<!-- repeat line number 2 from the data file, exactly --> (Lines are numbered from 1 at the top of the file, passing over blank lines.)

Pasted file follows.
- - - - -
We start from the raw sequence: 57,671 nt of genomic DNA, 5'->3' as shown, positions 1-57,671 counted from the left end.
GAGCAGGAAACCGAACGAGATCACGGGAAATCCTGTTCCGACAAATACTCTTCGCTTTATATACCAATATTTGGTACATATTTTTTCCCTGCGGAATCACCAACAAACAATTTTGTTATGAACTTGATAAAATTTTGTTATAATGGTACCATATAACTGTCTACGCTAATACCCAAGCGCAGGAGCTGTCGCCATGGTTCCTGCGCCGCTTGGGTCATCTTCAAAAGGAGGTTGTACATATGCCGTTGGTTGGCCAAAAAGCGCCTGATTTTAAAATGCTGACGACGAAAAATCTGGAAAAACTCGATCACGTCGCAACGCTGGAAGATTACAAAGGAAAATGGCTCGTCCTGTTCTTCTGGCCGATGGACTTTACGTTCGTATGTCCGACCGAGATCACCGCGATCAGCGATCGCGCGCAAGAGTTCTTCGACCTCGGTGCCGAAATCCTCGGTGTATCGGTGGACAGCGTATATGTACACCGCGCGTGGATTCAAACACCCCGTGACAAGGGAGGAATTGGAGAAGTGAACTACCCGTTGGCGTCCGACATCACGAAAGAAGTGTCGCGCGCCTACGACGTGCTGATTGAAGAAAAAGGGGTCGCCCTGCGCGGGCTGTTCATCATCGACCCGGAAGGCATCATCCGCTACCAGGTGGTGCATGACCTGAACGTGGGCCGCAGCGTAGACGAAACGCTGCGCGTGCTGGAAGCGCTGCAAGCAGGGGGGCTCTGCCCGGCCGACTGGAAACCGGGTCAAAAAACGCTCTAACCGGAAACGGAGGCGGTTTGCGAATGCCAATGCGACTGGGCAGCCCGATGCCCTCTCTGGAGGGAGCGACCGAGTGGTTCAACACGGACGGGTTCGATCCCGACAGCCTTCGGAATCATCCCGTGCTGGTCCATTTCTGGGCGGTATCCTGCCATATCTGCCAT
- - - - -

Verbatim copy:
GAGCAGGAAACCGAACGAGATCACGGGAAATCCTGTTCCGACAAATACTCTTCGCTTTATATACCAATATTTGGTACATATTTTTTCCCTGCGGAATCACCAACAAACAATTTTGTTATGAACTTGATAAAATTTTGTTATAATGGTACCATATAACTGTCTACGCTAATACCCAAGCGCAGGAGCTGTCGCCATGGTTCCTGCGCCGCTTGGGTCATCTTCAAAAGGAGGTTGTACATATGCCGTTGGTTGGCCAAAAAGCGCCTGATTTTAAAATGCTGACGACGAAAAATCTGGAAAAACTCGATCACGTCGCAACGCTGGAAGATTACAAAGGAAAATGGCTCGTCCTGTTCTTCTGGCCGATGGACTTTACGTTCGTATGTCCGACCGAGATCACCGCGATCAGCGATCGCGCGCAAGAGTTCTTCGACCTCGGTGCCGAAATCCTCGGTGTATCGGTGGACAGCGTATATGTACACCGCGCGTGGATTCAAACACCCCGTGACAAGGGAGGAATTGGAGAAGTGAACTACCCGTTGGCGTCCGACATCACGAAAGAAGTGTCGCGCGCCTACGACGTGCTGATTGAAGAAAAAGGGGTCGCCCTGCGCGGGCTGTTCATCATCGACCCGGAAGGCATCATCCGCTACCAGGTGGTGCATGACCTGAACGTGGGCCGCAGCGTAGACGAAACGCTGCGCGTGCTGGAAGCGCTGCAAGCAGGGGGGCTCTGCCCGGCCGACTGGAAACCGGGTCAAAAAACGCTCTAACCGGAAACGGAGGCGGTTTGCGAATGCCAATGCGACTGGGCAGCCCGATGCCCTCTCTGGAGGGAGCGACCGAGTGGTTCAACACGGACGGGTTCGATCCCGACAGCCTTCGGAATCATCCCGTGCTGGTCCATTTCTGGGCGGTATCCTGCCATATCTGCCAT